U.S. consumers want to understand how and why their personal health data is being used by organizations, and may change their data sharing behaviors if they believe the information is being used to improve health outcomes for themselves or others, according to recent survey from health data intelligence firm W2O.
Conducted in two 1,000-person waves in September 2019 and May 2020, the poll uncovered widespread confusion among respondents about what kinds of health organizations are collecting their information, and the majority (61%) said they believed they were not personally benefitting from companies that collect their health data.
Further, comfort with sharing personal data – whether health information, biometrics, device-collected data or online activity – was lowest among older consumers and those with less education, both groups that W2o noted could most benefit from data sharing.
Control over and understanding of those data was highly valued among the respondents. The ability to opt out of data sharing (44%) as well as the receipt of details of how the data is being used (41%) were both highly cited as factors that would increase respondents’ personal comfort with tech company-healthcare organization partnerships. Seventy percent of the respondents indicated that personal health data should either never be shared, or only shared with their permission.
The end goal of data sharing was a major component of individuals’ mindset. Just over 60% of the respondents said that they would be willing to share their personal data “so long as it was for the greater good,” which for many was the guidance of care decisions or treatment development. With that being said, the respondents more often believed their data was being collected for use in advertising and marketing than it was to directly affect care.
“An understanding of how health data would be used to improve outcomes is critical to encourage people to share their data and is a more effective approach to data sharing than paying the consumers for their health data,” the firm wrote in the report.
WHY IT MATTERS
From precision medicine and care management to drug discovery, organizations are using aggregated health data to drive new insights that can have a direct impact on the outcomes of individuals and populations. Whether large payers or digital health startups, groups hoping to employ individuals’ data for health benefits need to be cognizant of their concerns, and have a strategy for winning consumers over.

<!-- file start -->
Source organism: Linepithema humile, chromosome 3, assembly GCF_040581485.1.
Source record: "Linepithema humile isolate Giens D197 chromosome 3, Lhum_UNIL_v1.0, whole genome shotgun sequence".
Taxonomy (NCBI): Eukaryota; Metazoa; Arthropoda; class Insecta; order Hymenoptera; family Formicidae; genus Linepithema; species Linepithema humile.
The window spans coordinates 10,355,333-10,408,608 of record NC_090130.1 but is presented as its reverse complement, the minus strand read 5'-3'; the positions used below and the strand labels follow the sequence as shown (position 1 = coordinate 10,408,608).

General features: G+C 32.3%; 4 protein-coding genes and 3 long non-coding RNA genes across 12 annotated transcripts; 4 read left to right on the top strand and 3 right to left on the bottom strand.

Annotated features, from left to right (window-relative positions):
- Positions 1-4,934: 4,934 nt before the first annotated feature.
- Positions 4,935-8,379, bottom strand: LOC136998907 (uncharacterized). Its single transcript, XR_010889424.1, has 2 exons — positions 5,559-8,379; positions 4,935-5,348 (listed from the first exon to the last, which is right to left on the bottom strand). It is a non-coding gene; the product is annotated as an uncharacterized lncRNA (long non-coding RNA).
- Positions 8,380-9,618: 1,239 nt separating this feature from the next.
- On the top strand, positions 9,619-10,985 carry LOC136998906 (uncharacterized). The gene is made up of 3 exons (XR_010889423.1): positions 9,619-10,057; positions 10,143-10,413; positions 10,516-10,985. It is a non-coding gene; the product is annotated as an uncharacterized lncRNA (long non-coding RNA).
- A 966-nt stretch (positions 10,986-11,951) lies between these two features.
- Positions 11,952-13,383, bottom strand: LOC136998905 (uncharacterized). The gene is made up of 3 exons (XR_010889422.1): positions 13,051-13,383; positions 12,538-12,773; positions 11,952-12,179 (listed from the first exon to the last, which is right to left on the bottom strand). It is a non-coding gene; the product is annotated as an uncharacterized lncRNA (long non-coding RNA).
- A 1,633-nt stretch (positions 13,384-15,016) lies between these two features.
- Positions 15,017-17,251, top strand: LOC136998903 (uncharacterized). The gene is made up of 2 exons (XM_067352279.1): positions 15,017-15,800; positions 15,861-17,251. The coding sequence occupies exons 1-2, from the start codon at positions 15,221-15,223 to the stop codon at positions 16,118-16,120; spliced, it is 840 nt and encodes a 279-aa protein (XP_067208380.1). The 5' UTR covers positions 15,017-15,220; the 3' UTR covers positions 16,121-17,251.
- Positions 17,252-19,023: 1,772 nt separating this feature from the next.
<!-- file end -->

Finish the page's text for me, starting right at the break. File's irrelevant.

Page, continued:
“This study is indicative of the need to continually gather the most valuable, data-driven insights to better inform strategies and solutions for improved health outcomes,” Kevin Johnson, group president and managing partner at W2O, said in a statement. “Understanding consumer attitudes and expectations is essential for organizations and leaders to adequately address such turbulent, transformative periods in the healthcare industry.”
THE LARGER TREND
The issue is particularly exacerbated in the context of COVID-19. Individuals, privacy experts and lawmakers have expressed concern over how new health services, such as COVID-19 information or contact-tracing apps, may be collecting user data with few protections.
These concerns were highlighted by W2O in a release accompanying the report, which highlighted growing concern among pre-COVID-19 and post-COVID-19 respondents regarding their ability to keep health data private.
“The COVID-19 pandemic and interventions such as contact tracing and related technology applications have created an urgent need for companies to provide greater clarity around how health data is used,” Dan Linton, global data privacy officer for W2O, said in a statement. “Consumers believe that their health data is private information and should be used to advance their health and public health in general. To achieve the advances possible to address COVID-19 and beyond, organizations must proactively consider and respond to these privacy concerns.”
Some of these concerns were echoed in a separate survey released this week by cybersecurity firm CynergisTek. In it, nearly half of a roughly 5,000-person sample said they would be unwilling to use telehealth services again should their health data be compromised as a result.
This article originally appeared in MobiHealthNews.